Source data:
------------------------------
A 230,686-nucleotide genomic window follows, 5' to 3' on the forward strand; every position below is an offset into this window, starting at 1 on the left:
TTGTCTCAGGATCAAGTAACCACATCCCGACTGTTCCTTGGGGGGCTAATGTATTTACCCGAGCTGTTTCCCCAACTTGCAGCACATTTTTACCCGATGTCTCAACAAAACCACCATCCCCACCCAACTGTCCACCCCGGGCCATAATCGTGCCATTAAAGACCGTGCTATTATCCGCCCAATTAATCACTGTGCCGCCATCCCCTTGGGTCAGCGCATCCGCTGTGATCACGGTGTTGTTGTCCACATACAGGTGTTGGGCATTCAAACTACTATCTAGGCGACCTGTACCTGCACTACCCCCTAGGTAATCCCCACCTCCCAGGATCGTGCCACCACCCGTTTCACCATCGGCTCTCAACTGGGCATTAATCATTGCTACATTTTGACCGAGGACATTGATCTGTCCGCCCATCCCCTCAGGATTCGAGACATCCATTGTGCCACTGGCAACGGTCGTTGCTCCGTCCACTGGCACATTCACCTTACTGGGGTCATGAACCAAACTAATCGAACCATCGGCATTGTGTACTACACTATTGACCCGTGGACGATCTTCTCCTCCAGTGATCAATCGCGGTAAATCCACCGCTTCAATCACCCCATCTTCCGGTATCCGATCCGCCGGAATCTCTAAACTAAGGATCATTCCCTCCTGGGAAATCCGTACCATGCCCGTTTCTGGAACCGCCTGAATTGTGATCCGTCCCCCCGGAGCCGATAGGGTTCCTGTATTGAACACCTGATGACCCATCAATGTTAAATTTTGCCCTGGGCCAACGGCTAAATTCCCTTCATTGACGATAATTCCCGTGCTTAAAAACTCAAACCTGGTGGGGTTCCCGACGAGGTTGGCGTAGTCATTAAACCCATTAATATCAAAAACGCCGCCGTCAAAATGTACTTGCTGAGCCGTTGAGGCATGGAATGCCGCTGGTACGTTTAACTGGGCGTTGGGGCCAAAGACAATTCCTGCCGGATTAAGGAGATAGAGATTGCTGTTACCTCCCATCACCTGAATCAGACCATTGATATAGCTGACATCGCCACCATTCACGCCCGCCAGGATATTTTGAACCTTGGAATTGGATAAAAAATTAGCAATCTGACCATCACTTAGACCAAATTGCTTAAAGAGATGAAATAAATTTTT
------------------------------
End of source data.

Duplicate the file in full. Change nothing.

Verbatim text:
A 230,686-nucleotide genomic window follows, 5' to 3' on the forward strand; every position below is an offset into this window, starting at 1 on the left:
TTGTCTCAGGATCAAGTAACCACATCCCGACTGTTCCTTGGGGGGCTAATGTATTTACCCGAGCTGTTTCCCCAACTTGCAGCACATTTTTACCCGATGTCTCAACAAAACCACCATCCCCACCCAACTGTCCACCCCGGGCCATAATCGTGCCATTAAAGACCGTGCTATTATCCGCCCAATTAATCACTGTGCCGCCATCCCCTTGGGTCAGCGCATCCGCTGTGATCACGGTGTTGTTGTCCACATACAGGTGTTGGGCATTCAAACTACTATCTAGGCGACCTGTACCTGCACTACCCCCTAGGTAATCCCCACCTCCCAGGATCGTGCCACCACCCGTTTCACCATCGGCTCTCAACTGGGCATTAATCATTGCTACATTTTGACCGAGGACATTGATCTGTCCGCCCATCCCCTCAGGATTCGAGACATCCATTGTGCCACTGGCAACGGTCGTTGCTCCGTCCACTGGCACATTCACCTTACTGGGGTCATGAACCAAACTAATCGAACCATCGGCATTGTGTACTACACTATTGACCCGTGGACGATCTTCTCCTCCAGTGATCAATCGCGGTAAATCCACCGCTTCAATCACCCCATCTTCCGGTATCCGATCCGCCGGAATCTCTAAACTAAGGATCATTCCCTCCTGGGAAATCCGTACCATGCCCGTTTCTGGAACCGCCTGAATTGTGATCCGTCCCCCCGGAGCCGATAGGGTTCCTGTATTGAACACCTGATGACCCATCAATGTTAAATTTTGCCCTGGGCCAACGGCTAAATTCCCTTCATTGACGATAATTCCCGTGCTTAAAAACTCAAACCTGGTGGGGTTCCCGACGAGGTTGGCGTAGTCATTAAACCCATTAATATCAAAAACGCCGCCGTCAAAATGTACTTGCTGAGCCGTTGAGGCATGGAATGCCGCTGGTACGTTTAACTGGGCGTTGGGGCCAAAGACAATTCCTGCCGGATTAAGGAGATAGAGATTGCTGTTACCTCCCATCACCTGAATCAGACCATTGATATAGCTGACATCGCCACCATTCACGCCCGCCAGGATATTTTGAACCTTGGAATTGGATAAAAAATTAGCAATCTGACCATCACTTAGACCAAATTGCTTAAAGAGATGAAATAAATTTTT